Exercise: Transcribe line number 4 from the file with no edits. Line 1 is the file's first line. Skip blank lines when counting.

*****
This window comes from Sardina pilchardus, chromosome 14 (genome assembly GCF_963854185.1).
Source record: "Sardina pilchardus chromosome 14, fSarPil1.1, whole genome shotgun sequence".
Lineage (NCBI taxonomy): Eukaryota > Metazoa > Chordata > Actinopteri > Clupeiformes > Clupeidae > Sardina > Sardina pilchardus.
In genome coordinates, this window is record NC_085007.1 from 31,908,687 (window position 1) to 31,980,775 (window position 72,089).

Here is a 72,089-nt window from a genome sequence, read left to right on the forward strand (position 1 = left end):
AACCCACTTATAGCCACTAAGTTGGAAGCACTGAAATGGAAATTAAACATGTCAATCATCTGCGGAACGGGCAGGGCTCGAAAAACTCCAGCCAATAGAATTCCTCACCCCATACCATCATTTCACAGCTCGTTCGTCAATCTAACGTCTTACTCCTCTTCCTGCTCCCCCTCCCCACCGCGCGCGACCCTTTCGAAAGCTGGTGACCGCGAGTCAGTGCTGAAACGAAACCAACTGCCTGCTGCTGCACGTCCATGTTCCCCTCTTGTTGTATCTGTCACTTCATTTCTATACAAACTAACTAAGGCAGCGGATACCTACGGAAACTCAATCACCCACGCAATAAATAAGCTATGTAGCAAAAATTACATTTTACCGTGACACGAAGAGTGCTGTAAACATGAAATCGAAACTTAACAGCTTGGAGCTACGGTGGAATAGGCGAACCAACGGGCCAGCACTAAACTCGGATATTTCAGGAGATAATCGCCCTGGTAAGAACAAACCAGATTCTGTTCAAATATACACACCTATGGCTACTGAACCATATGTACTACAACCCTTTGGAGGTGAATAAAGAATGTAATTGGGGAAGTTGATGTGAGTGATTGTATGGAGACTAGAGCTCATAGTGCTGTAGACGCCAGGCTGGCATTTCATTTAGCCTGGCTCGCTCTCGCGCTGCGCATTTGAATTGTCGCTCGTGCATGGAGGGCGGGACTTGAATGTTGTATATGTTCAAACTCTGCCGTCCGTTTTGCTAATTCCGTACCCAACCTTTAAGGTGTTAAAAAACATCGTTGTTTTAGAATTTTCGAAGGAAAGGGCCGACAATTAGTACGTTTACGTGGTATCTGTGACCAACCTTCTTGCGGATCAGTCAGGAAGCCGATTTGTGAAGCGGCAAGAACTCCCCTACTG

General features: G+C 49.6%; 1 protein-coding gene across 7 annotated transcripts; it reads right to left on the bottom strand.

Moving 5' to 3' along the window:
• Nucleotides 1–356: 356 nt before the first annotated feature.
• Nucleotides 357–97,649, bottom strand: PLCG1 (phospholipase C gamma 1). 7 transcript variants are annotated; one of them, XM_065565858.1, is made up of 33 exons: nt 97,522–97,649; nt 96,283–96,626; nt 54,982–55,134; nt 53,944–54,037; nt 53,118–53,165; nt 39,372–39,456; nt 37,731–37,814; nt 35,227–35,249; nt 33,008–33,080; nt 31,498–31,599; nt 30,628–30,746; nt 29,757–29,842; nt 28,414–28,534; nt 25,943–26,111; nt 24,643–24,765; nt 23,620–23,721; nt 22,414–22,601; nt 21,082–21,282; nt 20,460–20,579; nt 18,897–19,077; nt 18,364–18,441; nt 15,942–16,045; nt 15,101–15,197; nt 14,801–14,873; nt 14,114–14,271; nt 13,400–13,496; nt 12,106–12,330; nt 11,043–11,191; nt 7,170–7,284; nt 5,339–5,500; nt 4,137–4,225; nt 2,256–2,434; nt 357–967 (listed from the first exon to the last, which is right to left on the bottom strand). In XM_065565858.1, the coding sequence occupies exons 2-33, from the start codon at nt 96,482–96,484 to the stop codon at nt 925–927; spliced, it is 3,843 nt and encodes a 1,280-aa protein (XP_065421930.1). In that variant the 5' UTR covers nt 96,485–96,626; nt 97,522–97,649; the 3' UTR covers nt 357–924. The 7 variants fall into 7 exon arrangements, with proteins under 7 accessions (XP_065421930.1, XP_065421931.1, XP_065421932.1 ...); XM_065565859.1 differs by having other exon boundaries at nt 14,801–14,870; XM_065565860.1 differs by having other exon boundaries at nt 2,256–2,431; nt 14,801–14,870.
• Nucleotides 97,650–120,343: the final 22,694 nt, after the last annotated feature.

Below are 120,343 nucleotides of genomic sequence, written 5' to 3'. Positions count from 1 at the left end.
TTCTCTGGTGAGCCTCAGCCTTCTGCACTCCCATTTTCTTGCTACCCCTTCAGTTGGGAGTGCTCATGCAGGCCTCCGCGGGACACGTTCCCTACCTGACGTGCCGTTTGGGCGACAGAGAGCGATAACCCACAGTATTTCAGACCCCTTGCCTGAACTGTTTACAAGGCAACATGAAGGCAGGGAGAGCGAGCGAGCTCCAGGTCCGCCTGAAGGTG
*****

In genome coordinates, this window is record NC_085007.1 from 31,908,687 (window position 1) to 31,980,775 (window position 72,089).